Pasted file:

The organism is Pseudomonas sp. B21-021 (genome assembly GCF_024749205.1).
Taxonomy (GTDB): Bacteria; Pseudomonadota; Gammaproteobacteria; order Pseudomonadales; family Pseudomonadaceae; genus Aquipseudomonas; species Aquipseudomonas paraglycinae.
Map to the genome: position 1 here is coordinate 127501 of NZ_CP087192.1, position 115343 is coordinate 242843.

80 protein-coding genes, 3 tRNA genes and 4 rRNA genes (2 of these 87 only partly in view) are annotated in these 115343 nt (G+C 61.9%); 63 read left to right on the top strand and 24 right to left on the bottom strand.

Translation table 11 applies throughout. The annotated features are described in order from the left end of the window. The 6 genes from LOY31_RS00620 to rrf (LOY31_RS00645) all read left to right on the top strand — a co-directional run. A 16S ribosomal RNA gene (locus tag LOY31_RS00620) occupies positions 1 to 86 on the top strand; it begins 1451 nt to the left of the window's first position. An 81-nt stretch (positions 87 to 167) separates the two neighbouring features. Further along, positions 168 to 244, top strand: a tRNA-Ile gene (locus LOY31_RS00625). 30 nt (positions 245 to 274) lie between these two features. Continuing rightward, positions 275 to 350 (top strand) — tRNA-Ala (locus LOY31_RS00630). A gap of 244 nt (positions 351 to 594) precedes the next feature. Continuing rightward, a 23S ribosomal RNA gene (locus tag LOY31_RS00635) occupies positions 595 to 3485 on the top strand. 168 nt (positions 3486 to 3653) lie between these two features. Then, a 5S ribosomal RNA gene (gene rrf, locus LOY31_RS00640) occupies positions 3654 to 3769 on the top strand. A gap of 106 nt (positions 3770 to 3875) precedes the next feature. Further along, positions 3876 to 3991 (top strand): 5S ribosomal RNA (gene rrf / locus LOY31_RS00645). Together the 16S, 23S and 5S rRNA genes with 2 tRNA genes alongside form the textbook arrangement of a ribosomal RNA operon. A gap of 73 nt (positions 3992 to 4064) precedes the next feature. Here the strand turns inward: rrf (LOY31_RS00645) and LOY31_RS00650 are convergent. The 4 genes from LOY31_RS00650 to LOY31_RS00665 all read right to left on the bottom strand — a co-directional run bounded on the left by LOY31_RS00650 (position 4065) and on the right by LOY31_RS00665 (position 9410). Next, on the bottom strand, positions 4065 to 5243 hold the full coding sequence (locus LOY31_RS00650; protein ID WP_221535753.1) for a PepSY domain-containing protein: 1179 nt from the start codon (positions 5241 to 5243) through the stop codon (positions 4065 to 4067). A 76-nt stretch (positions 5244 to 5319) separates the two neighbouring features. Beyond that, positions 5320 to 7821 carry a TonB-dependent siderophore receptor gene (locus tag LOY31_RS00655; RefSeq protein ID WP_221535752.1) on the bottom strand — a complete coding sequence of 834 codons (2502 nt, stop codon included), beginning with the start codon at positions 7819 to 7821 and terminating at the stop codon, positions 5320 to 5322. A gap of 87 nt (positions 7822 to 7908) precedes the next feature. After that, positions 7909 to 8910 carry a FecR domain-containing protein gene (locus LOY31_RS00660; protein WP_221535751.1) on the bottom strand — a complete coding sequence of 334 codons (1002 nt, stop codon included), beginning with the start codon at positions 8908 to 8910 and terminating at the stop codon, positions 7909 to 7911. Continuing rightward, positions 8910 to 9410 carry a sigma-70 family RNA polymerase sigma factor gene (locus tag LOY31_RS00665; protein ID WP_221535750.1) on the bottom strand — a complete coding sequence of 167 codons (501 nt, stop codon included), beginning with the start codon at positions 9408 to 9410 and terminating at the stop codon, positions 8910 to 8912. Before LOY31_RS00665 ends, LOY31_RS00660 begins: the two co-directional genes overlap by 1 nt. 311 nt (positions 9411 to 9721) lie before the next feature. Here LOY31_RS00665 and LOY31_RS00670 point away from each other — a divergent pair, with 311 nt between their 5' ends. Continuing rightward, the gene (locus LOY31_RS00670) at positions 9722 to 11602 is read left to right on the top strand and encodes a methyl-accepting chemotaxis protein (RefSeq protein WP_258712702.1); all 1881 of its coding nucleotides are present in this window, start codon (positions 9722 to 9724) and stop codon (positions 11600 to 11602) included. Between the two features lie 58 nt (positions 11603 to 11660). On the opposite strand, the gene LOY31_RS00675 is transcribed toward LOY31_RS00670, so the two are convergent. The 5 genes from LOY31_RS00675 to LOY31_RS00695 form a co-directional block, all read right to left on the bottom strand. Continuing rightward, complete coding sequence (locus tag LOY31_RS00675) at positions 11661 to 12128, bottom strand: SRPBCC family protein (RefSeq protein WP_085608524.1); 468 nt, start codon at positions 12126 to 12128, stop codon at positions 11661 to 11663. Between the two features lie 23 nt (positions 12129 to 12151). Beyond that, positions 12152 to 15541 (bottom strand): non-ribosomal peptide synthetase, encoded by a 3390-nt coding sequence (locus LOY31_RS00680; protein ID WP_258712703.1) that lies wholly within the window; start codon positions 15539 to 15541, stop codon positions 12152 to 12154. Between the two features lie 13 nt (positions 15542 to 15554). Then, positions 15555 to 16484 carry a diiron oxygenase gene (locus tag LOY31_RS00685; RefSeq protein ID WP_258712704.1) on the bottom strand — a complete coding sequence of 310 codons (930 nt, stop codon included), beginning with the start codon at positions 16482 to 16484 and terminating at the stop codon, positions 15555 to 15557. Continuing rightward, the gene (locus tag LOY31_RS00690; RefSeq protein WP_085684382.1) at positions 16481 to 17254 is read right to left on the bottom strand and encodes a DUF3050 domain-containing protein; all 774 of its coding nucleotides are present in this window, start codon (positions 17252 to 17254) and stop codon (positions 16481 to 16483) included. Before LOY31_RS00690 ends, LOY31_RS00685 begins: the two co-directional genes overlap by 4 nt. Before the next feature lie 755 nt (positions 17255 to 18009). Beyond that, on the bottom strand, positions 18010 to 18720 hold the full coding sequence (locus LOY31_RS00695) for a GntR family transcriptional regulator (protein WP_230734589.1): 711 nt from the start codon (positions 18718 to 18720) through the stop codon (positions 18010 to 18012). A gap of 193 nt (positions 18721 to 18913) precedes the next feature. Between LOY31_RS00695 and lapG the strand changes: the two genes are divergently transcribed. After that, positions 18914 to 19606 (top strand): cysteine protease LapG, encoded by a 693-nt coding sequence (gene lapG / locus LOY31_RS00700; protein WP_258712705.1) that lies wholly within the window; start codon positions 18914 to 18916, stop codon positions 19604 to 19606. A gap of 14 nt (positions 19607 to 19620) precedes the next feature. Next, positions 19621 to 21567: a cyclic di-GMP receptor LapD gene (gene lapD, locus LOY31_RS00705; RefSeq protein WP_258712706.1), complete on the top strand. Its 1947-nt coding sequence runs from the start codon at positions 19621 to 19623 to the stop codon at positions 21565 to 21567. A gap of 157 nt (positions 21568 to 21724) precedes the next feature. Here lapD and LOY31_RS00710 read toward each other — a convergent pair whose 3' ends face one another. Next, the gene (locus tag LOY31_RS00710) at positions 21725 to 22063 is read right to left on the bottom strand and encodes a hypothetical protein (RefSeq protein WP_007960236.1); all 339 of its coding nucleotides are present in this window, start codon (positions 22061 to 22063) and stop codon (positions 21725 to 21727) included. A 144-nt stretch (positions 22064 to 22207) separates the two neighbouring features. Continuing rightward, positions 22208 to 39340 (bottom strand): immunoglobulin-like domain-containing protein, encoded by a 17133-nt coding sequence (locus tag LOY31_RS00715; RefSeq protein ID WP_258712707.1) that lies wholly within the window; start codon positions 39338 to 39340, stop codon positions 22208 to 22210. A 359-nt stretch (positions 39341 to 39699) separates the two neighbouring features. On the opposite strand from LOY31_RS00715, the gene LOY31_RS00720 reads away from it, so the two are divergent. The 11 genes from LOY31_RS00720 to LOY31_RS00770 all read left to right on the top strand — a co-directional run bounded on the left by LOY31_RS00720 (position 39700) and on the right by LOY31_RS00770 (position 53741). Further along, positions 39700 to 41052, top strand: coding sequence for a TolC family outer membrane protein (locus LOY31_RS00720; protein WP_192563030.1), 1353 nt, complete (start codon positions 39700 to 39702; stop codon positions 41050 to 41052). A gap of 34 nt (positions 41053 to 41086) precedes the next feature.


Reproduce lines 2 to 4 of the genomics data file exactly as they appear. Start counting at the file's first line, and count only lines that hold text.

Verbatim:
Taxonomy (GTDB): Bacteria; Pseudomonadota; Gammaproteobacteria; order Pseudomonadales; family Pseudomonadaceae; genus Aquipseudomonas; species Aquipseudomonas paraglycinae.
Map to the genome: position 1 here is coordinate 127501 of NZ_CP087192.1, position 115343 is coordinate 242843.

80 protein-coding genes, 3 tRNA genes and 4 rRNA genes (2 of these 87 only partly in view) are annotated in these 115343 nt (G+C 61.9%); 63 read left to right on the top strand and 24 right to left on the bottom strand.